It is surely a sign of an increased sense of swagger in Waterford hurling that comments earlier on in the week ridiculing the propensity of Waterford fans for attending matches have passed seemingly without any sense of outrage. But never let it be said that this blog misses an opportunity to react to slights, or is burdened by any sense of irony about lashing out at criticism of our match-going habits having not gone to the match myself. I was kidnapped by a bunch of Brits. Yes, they are to blame for everything.
The comments came from Munster Council chairman Jer O’Sullivan, who reacted to a perceived poor attendance at the Waterford-Clare match by saying:
[If] you look back through recent years, Waterford, with all due respect to them, wouldn’t have brought massive crowds to games and the attendances would always be around 15,000 or 20,000.
Gee, I’d hate to see what he would say if he would trying to be disrespectful. The thing is, I saw the crowd while frantically hammering away at my Twitter feed over here in England and thought a crowd of 19,715 wasn’t that bad. Vague memories of checking the attendances as I researched the results archive would suggest these kinds of crowds were the rule even in the days before the back door, not the exception. With ‘all due respect’ to Waterford, Clare and Limerick, none of those counties is a particularly big draw in the way Cork and Tipperary would be, something that is confirmed by the attendance at the last Clare-Limerick clash all of 12 months ago, which could only muster a crowd of 21,493 for the respective All-Ireland and Munster champions of two years previous.
Further proof of concept is provided by the statistic that “Waterford feature in six of the 10 worst attendances in the Munster senior hurling championship since 2010”. I don’t know if this came from Jer O’Sullivan or the writer John Fogarty, and in fairness to the latter there is the caveat that the Waterford crowd “made up a sizeable proportion of the Thurles attendance on Sunday”. Whatever the source, this is a dig at Waterford supporters and one that, on its own merits, is grossly unfair. Think about it. Ten matches involves 20 teams, so if Waterford made up six of those teams then the other 14 are divvied up between the other four counties. Even distributing those figures evenly (which is unlikely) that means two counties each contribute to four of those not-many-shows. Hardly a statistically significant figure.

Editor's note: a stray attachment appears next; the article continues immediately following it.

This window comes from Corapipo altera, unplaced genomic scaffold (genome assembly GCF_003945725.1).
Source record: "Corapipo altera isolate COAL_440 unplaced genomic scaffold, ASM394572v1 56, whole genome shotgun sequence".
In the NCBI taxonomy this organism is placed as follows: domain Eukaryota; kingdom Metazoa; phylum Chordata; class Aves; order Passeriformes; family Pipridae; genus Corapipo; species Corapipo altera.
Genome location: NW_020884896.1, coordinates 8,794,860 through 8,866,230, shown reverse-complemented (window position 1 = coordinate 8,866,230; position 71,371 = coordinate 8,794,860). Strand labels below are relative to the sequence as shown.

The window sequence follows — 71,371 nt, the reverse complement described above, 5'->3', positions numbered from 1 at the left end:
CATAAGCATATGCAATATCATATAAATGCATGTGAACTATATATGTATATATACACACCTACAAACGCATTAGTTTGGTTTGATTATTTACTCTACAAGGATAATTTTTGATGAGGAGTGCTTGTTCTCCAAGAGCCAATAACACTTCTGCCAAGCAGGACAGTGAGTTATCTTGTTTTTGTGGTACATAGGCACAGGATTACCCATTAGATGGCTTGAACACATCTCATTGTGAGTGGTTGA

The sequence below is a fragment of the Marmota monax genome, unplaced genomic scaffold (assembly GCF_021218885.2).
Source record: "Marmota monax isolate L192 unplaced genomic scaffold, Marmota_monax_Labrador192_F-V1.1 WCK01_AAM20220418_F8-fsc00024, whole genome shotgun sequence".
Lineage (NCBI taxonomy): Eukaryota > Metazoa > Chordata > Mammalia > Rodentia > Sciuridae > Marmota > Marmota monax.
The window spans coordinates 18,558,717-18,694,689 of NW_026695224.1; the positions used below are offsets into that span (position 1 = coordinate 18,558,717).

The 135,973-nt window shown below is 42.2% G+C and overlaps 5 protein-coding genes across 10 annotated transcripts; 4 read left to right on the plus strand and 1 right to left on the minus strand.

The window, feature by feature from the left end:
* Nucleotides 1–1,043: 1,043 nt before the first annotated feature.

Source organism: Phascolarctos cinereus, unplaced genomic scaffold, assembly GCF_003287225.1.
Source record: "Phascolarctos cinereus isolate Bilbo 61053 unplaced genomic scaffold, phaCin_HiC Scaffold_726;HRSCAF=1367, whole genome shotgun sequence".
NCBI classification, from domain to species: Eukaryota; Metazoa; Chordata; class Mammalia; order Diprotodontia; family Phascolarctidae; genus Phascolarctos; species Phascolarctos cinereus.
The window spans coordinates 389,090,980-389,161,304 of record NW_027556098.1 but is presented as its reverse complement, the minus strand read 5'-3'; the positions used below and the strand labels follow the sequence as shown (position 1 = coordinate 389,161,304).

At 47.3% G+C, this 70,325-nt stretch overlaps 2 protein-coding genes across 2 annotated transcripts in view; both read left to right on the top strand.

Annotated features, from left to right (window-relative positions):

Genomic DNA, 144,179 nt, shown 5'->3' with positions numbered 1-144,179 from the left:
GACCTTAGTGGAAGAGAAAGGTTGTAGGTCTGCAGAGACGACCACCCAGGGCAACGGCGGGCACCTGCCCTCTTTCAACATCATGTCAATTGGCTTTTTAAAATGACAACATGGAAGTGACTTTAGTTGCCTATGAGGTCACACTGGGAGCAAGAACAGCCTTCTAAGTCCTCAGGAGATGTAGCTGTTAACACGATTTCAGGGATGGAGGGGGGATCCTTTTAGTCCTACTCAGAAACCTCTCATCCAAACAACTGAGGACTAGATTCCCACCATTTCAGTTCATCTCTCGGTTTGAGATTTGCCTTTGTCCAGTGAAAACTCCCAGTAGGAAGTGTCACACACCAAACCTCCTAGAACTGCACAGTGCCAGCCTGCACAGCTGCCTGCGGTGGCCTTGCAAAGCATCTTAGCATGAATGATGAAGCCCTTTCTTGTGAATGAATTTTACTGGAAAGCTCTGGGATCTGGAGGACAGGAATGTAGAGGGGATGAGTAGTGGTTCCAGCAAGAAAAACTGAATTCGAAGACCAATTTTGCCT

I know in the broader scheme of things it doesn’t matter, but it’s irritating to see the head honcho of the Munster Council peddling such nonsense. What we have here is an organisation determined to defend its relevance in an era when the provincial titles are no longer the gateway to All-Ireland glory. The statistic of how the Munster champions have not won the All-Ireland in a decade pops up in the unlikeliest of places, a stat just as useless as the one about Waterford’s frequency in the most-sparsely attended games. Did you know of the three counties to win the Leinster Championship in the last decade, only one has gone on to win the All-Ireland? You see how this works? The most effective way for Waterford to flick the bird at such slights is to win the All-Ireland, but that doesn’t mean we should let blatant disinformation pass unchallenged.